That day, the crowd remarked, “Tyre was a guy.”
The same protest banners showing Nichols in the hospital lined the church stage, which was being held by local Memphis activists, as Sharpton, religious leaders, activists, and Nichols’ family spoke Tuesday night.
Bishops Brandon Porter and Talbert Swan II of the Church of God in Christ joined Sharpton on Tuesday night. Along with his siblings, Rodney and RowVaughn Wells, Nichols’ parents, also attended.
Porter, whose father first welcomed King to the church more than 50 years ago, said, “The demand for justice has brought us here again.”
All of the speakers kept for comprehensive police reform.
Swan stated, “We’ve got to sing from the same song sheet across this country so that these types of incidents don’t have us standing here time and time again.”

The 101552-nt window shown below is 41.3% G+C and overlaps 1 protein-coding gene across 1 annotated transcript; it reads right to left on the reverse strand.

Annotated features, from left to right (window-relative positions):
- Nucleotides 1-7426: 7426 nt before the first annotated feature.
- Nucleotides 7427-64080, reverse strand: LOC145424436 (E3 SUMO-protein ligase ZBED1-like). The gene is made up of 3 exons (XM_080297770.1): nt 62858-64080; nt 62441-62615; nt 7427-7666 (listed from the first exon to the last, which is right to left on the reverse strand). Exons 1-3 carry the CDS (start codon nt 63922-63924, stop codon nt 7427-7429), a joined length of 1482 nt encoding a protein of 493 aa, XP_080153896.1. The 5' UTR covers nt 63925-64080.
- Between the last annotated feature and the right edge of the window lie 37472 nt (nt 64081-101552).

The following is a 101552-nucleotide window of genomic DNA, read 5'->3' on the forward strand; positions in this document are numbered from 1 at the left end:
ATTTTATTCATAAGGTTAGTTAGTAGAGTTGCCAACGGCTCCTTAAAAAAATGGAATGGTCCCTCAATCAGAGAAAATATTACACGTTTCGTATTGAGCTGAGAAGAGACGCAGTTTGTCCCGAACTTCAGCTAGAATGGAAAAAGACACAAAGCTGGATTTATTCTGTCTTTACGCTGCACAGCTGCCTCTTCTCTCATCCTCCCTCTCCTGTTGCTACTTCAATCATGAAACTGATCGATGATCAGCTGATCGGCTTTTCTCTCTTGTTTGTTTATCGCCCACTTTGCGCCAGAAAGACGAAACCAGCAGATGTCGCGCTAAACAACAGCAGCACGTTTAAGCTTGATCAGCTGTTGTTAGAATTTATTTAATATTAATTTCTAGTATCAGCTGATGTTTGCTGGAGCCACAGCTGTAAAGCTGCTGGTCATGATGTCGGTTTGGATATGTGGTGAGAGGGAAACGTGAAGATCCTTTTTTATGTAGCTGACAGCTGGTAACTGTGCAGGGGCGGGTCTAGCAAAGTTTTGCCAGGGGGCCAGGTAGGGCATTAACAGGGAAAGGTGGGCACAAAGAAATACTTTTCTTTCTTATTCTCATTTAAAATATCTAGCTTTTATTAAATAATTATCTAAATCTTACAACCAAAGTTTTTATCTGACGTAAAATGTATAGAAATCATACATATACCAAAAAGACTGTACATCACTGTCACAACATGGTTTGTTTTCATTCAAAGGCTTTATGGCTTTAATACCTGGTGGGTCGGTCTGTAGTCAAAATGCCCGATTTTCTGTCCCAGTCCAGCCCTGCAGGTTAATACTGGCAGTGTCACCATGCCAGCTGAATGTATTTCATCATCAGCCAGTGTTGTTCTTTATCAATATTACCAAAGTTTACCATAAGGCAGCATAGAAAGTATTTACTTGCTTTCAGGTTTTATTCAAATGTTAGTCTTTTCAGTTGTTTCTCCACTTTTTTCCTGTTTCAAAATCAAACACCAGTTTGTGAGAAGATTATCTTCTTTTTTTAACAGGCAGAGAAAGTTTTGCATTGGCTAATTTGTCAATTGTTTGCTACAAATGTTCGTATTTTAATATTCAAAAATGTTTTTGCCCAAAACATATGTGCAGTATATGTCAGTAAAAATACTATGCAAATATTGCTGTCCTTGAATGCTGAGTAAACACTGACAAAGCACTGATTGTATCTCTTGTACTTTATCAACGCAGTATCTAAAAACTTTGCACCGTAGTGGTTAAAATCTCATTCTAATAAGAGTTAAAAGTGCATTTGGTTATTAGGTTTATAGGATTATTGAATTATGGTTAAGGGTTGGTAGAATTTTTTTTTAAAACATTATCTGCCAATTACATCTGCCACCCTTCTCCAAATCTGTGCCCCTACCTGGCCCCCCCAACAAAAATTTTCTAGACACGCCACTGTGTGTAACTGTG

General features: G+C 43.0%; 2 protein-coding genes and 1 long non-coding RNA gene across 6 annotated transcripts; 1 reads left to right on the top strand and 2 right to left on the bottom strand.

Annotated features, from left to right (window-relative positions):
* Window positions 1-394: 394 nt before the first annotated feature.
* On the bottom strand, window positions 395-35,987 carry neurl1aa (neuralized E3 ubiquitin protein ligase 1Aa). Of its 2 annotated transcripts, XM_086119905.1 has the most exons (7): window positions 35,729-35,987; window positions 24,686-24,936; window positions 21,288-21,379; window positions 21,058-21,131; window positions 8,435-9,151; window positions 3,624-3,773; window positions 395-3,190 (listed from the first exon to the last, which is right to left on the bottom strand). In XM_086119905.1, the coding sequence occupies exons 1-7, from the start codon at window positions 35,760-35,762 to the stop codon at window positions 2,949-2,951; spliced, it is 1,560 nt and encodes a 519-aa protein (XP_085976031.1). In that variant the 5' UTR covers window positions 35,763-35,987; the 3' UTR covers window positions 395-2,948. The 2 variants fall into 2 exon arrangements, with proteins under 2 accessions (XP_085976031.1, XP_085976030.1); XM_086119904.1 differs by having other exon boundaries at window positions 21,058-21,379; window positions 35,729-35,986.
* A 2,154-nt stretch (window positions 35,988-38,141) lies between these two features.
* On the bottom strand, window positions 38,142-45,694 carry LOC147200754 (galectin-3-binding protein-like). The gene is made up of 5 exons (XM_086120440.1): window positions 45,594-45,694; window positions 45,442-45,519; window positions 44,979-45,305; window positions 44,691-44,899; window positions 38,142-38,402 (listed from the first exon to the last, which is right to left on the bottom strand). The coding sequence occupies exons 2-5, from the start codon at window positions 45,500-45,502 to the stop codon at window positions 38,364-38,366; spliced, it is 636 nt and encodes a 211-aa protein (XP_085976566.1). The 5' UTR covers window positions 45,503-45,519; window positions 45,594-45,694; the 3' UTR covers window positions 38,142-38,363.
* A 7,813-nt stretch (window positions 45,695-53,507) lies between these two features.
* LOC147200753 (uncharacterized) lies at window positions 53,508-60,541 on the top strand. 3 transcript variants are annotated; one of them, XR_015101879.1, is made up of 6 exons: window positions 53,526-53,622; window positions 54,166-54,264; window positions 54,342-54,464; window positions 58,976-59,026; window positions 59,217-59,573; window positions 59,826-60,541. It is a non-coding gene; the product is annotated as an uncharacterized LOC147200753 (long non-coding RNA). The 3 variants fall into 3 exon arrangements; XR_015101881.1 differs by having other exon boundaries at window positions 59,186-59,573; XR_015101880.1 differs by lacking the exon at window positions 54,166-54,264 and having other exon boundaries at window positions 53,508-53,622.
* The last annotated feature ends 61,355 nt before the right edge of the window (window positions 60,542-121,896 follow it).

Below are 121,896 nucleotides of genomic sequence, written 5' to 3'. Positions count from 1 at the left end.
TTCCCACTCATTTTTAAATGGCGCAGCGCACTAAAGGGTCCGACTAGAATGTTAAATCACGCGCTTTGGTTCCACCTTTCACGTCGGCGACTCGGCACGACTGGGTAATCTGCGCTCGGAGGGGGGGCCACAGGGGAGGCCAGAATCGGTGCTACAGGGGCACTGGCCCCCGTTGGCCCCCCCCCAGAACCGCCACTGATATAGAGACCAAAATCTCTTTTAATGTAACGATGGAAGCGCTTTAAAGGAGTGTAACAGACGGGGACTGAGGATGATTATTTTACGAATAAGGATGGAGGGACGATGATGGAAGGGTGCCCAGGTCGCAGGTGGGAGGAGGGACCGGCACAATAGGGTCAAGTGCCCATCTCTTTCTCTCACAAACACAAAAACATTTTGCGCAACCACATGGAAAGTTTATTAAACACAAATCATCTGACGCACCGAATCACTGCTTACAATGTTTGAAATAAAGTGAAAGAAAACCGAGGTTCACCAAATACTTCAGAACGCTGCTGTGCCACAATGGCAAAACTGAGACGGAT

Swan urged for more than just a diverse police force, saying “since we are aware of the structural and systemic nature of racism. And if you don’t reform the framework, it still disenfranchises and brutalizes Black bodies, regardless of the ethnicity of the police officer.”
Five of the officers accused of killing Nichols are Black.
Amber Sherman, a Memphis activist, presented the group’s list of demands, which includes concrete steps including ending justification stops and calling for greater information to be made publicly available about police behaviour, as well as disbanding the police force’s specialized groups. Officers of the SCORPION saturation patrol unit, which has since been deactivated and is the subject of an investigation, beat Nichols.